Everyone wants to help the Bahamas, the outpouring is amazing. Right now its emergency rescue and aid being provided by the United States Coast Guard, and others such as the British Navy, cruise ship companies and many more wonderful groups. Small private vessels are discouraged at this time from going into the disaster areas-- from a logistical and a safety standpoint.
People are desperate, and may not act in civilized manners while in that state; there is violence and in the aftermath of this disaster, the sewage and debris does raise health issues at this stage. Additionally, from our experiences, what is required for supplies at the beginning of a disaster, change as time passes, needs are dynamic. Then the physical cost of transportation is always a challenge, only the correct items are shippable or even usable in the disaster areas. Our Cruising Host in Marathon, Karen Thurman, can certainly talk to the issue of useless items donated during Hurricane Irma in 2017.
From past hurricane disaster efforts, we know the importance of funding for disaster relief. YachtAid Global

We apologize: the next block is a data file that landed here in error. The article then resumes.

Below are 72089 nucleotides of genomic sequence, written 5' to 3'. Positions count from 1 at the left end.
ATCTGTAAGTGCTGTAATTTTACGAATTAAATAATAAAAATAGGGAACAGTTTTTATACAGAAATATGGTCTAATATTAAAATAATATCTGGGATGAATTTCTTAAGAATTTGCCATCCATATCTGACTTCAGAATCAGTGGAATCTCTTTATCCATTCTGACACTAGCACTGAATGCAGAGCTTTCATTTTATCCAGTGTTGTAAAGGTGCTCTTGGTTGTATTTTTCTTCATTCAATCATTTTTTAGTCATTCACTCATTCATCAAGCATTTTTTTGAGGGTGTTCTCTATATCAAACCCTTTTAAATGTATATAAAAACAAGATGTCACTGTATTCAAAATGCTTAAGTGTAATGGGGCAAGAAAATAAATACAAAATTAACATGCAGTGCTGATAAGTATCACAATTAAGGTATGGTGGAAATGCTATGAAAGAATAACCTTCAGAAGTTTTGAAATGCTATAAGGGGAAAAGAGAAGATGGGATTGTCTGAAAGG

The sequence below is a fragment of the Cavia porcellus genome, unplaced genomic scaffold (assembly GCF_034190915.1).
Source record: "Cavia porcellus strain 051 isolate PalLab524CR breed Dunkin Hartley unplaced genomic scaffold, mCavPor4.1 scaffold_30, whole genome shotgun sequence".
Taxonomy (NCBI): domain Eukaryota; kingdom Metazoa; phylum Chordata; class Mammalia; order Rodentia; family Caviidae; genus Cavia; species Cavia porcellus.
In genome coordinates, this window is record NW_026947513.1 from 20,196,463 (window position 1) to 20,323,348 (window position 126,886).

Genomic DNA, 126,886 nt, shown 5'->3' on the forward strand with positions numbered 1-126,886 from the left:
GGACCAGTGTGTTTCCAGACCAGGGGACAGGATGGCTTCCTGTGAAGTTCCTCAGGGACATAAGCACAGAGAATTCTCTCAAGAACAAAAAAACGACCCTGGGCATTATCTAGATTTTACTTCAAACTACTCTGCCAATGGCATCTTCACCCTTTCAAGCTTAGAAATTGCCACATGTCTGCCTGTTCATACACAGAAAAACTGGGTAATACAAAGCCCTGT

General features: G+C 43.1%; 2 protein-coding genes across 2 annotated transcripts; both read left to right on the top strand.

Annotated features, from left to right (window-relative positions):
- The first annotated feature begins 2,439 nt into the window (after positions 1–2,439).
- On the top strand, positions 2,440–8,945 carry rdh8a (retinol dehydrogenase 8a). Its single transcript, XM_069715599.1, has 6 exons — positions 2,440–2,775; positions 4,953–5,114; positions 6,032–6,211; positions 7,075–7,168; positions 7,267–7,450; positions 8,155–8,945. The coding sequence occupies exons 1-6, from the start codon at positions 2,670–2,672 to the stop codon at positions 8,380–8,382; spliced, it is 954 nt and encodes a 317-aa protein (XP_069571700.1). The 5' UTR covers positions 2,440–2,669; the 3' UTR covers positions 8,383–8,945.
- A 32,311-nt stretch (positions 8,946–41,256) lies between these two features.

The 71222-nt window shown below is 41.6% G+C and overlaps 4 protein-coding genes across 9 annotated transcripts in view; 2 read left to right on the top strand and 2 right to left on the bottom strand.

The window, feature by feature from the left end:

(YAG), Eagles Wings
and Samaritan's Purse
are all actively on the ground in the Abacos helping at the current time. All are licensed non-profits, are operated by or utilize volunteers for outreach and have agreements/permission from the Bahamian authorities. YAG has larger power vessels as part of their assistance, they can move items to areas without land or air access. Eagles Wings has a significant supply warehouse in Florida, and planes for delivery. Both groups need or will need access to small vessels for distribution of donations in the future. These two organizations are, at this point, coordinating and working together, per an SSCA member in Palm Beach, FL. They will both offer opportunities for future volunteer support from concerned citizens such as SSCA members.
The impressive work done by Samaritan's Purse (SP) deserves a mention, as SP has a mobile medical hospital (field units deployed and deploying barge(s) with material). Frankly, Samaritan's Purse did wonders in Dominica after Hurricane Maria--SSCA members observed it!
International Rescue Group
(IRG) organizes volunteers with small vessels, and is standing by to assist in coordinating post-Dorian. IRG is looking at putting a fleet together once the situation becomes more feasible for smaller vessels. They are funded at this point for coordination, and will work with the various groups as projects develop. For Hurricane Maria, IRG partnered with SSCA, developing an inventory and volunteer system used by SSCA as part of a 2017 Clean Wake project.
Stay tuned for more details as the situation unfolds and needs are determined and how best to meet them. In the meantime, we suggest you donate to one of the three organizations with links at the top of the page that are already on the ground in the Bahamas working effectively with Bahamian authorities.